I see that Wikipedia makes a distinction, when it comes to theme: what the work is about, and what the work says about the subject. (I just gave them different words, sort of, to avoid confusion.)
I suppose a work can go without one, but what I think is more common might be a jumble of disconnected themes never fully formed, and that can be like splicing movies together, or mixing metaphors, or making three kinds of cookies from one batch of dough. You might do it, but if you do it well, you knew what you were doing and had some experience at it.
"If a theme or idea is too near the surface, the novel becomes simply a tract illustrating an idea." —Elizabeth Bowen
"To produce a mighty book, you must choose a mighty theme. No great and enduring volume can ever be written on the flea, though many there be that have tried it."
"Quality is never an accident. It is always the result of intelligent effort."
Last week, I suggested that there is no good writing; or rather, that “good” is actually a heaping handful of different flavored candies. I like peppermint. You like caramel.
Whenever the question of “good” comes up, the inevitable, easily anticipated “it’s all subjective” line will soon to follow, just like a trailer follows a semi-truck.
Here’s an analogy: some people have said, “Sex is like pizza; even when it’s bad, it’s still pretty good.”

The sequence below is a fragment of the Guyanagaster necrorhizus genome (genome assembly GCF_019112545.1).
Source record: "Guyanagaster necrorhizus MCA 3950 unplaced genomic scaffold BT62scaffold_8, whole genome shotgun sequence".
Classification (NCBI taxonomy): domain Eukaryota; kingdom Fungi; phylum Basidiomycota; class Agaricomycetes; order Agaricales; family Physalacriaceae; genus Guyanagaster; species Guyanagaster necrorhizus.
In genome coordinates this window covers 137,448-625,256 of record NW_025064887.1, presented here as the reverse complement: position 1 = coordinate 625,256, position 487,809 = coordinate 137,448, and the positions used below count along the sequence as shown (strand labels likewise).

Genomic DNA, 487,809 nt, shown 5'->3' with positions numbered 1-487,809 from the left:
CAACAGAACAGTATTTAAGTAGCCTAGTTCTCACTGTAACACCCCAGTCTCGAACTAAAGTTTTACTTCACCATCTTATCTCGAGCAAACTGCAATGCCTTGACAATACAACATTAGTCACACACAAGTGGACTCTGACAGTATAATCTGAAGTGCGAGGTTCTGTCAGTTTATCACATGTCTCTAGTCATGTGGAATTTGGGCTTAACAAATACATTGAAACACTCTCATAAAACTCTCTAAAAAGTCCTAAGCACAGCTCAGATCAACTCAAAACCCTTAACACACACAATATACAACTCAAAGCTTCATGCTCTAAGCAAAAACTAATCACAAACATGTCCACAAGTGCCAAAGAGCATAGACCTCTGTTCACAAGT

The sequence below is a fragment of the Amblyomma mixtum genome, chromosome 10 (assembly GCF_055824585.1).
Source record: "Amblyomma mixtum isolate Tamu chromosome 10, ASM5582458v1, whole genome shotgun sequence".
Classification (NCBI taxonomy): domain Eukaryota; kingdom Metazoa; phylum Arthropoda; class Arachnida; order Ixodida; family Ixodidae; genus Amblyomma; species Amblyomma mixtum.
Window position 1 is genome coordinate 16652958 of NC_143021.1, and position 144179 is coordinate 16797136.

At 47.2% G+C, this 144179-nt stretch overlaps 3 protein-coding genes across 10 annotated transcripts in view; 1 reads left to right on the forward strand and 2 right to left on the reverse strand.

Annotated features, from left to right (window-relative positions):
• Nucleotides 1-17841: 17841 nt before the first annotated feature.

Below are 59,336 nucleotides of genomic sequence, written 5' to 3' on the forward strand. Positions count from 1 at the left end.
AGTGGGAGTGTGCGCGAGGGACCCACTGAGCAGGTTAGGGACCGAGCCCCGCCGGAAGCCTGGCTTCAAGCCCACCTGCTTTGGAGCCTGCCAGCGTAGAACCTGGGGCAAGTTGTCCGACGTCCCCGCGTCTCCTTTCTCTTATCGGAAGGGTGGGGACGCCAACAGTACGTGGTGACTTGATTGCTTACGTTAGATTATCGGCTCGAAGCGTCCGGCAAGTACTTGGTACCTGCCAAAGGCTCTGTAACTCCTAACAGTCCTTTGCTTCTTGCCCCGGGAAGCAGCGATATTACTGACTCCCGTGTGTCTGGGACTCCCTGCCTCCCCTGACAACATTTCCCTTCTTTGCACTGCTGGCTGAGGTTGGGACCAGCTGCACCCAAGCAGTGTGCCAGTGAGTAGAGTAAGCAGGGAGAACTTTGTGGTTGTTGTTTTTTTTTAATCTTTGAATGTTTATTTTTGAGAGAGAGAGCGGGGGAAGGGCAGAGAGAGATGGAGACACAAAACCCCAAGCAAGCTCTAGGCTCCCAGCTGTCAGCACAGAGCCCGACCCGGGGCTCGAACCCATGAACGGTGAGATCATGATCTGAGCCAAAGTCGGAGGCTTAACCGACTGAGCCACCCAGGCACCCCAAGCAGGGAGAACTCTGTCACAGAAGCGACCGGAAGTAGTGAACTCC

That sounds reasonable on the surface. Maybe, but what if you're in prison? Is prison pizza still pretty good? That’s dark, I know. Suddenly, we’re speaking to a very quiet room.
There certainly is a lot of taste and personality involved in what one reader likes versus what another reader likes. But, I can’t help that notice some things are liked more and some things are liked less, which makes me wonder if some evaluation might exist, despite all the hormone-ish subjectivity.
And experts evaluate quality in film and book all the time. Are they consistent, or merely reporting through a filter of their own taste buds?
Here are a few ideas. These are considerations, not yardsticks. They’re intended for me, as a writer, to evaluate my work with something alongside of taste and enjoyment.